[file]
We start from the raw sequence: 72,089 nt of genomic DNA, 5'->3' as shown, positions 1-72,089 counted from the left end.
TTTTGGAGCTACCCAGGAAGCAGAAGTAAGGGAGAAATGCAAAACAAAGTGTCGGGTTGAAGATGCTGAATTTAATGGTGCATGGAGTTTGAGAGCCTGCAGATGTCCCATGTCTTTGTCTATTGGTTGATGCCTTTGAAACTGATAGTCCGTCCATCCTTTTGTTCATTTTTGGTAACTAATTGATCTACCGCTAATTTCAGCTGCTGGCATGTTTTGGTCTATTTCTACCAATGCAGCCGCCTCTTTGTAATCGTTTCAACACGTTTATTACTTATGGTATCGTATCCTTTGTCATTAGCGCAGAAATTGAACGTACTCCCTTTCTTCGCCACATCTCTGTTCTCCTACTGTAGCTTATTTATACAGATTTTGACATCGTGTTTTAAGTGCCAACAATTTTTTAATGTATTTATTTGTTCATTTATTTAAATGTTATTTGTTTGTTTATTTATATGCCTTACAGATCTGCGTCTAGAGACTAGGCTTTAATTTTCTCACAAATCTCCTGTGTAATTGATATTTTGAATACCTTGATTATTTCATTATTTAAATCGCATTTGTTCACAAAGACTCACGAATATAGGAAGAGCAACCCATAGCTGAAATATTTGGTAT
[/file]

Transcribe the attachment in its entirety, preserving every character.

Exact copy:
We start from the raw sequence: 72,089 nt of genomic DNA, 5'->3' as shown, positions 1-72,089 counted from the left end.
TTTTGGAGCTACCCAGGAAGCAGAAGTAAGGGAGAAATGCAAAACAAAGTGTCGGGTTGAAGATGCTGAATTTAATGGTGCATGGAGTTTGAGAGCCTGCAGATGTCCCATGTCTTTGTCTATTGGTTGATGCCTTTGAAACTGATAGTCCGTCCATCCTTTTGTTCATTTTTGGTAACTAATTGATCTACCGCTAATTTCAGCTGCTGGCATGTTTTGGTCTATTTCTACCAATGCAGCCGCCTCTTTGTAATCGTTTCAACACGTTTATTACTTATGGTATCGTATCCTTTGTCATTAGCGCAGAAATTGAACGTACTCCCTTTCTTCGCCACATCTCTGTTCTCCTACTGTAGCTTATTTATACAGATTTTGACATCGTGTTTTAAGTGCCAACAATTTTTTAATGTATTTATTTGTTCATTTATTTAAATGTTATTTGTTTGTTTATTTATATGCCTTACAGATCTGCGTCTAGAGACTAGGCTTTAATTTTCTCACAAATCTCCTGTGTAATTGATATTTTGAATACCTTGATTATTTCATTATTTAAATCGCATTTGTTCACAAAGACTCACGAATATAGGAAGAGCAACCCATAGCTGAAATATTTGGTAT